NB: I am currently on hiatus throughout May so will not be responding to comments until June.
This is a collaborative content post
The glorious and golden path to professional independence is paved with obstacles and self-doubts; Freelancers can have a hard time to make ends meets at first. And still, the appeal to become your own boss is growing all over the country.
The truth is that not all freelancers manage to match their employee income. In fact, 80% of freelancers leave in income poverty, earning a lot less than they would if they were employed by a company.
But, don’t let this worrying figure stop you. Your independent career is not doomed to fail. On the contrary, many freelancers are highly skilled.
They often have the necessary experience and background to appeal to companies in need of an expert consultant. The reason why many of them struggle is that freelancers fail to think of themselves as a business.
Yes, you need to take IT checks seriously
The typical freelancing workplace could be anywhere. Many independent professionals enjoy working from coffee shops in town, surrounded by an extra large matcha latte and a cinnamon bun.
Others are happy working from their sofa, while the most organized group stays in an improvised home office that consists of a desk and a chair in an empty nook at home. But they all share one standard accessory; a laptop. Your personal laptop is your first go-to equipment piece when you start freelancing.
As a result, many take their tech device for granted. The laptop ends up becoming a storage spot for your holiday photos and your work projects, which can lead to a disharmonious mix of data.
But, more importantly, the fact that it is readily available at the start of your freelancing career can make you forget to run professional computer checks. Remember; you run a business. You can’t afford viruses and insecure data.
So, I’ve got this Excel spreadsheet for my invoices
The best thing about having new clients is to work on new projects. The worst thing about that is that you need to prepare invoices for your work and then record payments.
You might even have to chase clients to ensure payment occurs on time – or to remind those who have forgotten to pay you as quickly as possible.
Additionally, you are likely to need to buy further equipment and stationery, which means that you need to record these expenses accordingly. For a solo-entrepreneur, it’s a lot of work to keep your books updated and get everything ready for your taxes.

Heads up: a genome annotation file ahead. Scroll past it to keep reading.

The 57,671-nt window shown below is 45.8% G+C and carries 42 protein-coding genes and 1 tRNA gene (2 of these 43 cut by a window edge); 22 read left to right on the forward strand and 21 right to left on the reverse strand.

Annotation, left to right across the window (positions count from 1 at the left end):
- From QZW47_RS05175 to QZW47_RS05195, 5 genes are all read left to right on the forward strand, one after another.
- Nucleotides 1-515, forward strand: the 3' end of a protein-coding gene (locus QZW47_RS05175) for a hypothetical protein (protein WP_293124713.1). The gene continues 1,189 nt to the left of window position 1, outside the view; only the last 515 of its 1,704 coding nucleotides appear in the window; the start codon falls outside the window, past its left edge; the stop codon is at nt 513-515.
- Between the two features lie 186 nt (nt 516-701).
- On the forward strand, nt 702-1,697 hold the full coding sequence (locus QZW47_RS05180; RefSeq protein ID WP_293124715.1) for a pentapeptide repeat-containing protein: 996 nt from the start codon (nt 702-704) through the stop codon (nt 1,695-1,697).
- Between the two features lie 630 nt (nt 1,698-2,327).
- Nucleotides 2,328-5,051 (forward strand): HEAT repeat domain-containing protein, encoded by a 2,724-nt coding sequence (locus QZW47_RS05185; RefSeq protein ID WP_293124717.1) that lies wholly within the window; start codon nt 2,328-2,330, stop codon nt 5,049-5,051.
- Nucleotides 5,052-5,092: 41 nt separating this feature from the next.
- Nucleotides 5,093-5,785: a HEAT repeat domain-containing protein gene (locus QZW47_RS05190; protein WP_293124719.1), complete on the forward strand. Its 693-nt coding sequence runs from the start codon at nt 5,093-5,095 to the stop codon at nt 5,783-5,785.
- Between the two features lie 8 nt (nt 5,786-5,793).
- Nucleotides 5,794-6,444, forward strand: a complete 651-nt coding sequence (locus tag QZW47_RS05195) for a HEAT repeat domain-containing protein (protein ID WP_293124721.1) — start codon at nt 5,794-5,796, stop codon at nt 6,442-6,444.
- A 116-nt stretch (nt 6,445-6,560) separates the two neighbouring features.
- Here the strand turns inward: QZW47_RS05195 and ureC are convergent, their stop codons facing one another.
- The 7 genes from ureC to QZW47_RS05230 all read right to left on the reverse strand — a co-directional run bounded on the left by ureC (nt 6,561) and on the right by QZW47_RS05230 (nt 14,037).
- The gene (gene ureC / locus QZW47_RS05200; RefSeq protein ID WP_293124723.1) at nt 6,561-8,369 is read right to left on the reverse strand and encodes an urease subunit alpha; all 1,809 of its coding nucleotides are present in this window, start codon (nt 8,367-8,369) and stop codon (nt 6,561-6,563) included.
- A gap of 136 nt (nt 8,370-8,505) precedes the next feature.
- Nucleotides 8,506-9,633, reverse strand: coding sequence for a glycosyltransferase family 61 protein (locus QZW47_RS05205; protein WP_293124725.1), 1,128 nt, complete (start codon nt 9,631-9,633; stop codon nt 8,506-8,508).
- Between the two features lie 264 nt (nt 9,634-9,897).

Let’s be realistic; you won’t manage using your beloved excel sheet, even if you can use the relevant functions to make automatic calculations. You need a tool that can keep track of everything while following the appropriate accounting regulations and policies.
Unfortunately, Excel doesn’t have a clue about these. But a professional cloud accounting software tool for self-employed individuals can be a game changer. It will give your accounts the business look and feel they need.
Your identity is your business brand
Your latest post on Twitter introduces your followers to your new kitten, Felix. You took a selfie with the kitten half asleep on your lap, for the occasion.
On Facebook, you launch into a written rant against your neighbors who play music very loud until the middle of the night.
Now you’re preparing your next post for Twitter. You’re going to share the latest blog article you’ve written to promote your work, proudly using a photo taken during last year’s Halloween party as your profile picture.
Stop right now. You’re doing it wrong. As a freelancer, you are your own brand online. Therefore you need to pay close attention to what your social media posts say about you.
Your customers expect the most authentic version of yourself, but at the same time, they also want to benefit from your account. Photos of kittens and angry complaints are not going to promote your expertise.
Instead, join an online community to enhance your networking reach and share valuable information.
Businesses have work hours and so should you
You’re a freelancer. You can work whenever you want. Most individuals who embrace freelancing value the flexibility they find in their new career. For new parents, it’s the best option to ally work and family.
But behind the advantage of the flexibility hides the risk of too much time-related freedom. From distractions to failure to stick to a schedule, freelancers can leave their clients wondering when is a good time to get in touch.
If you want to be competitive in the market, you need to define your working hours in the same way any business does. While you may not need to stick to the 9 to 5 routine, creating a schedule will improve your productivity and reduce interruptions.
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In conclusion, if you want your clients to take your activities seriously, you need to prove that you can be as reliable as a freelancer as companies are. Raise your expectations on yourself and your business. Your professionalism will make a significant difference!
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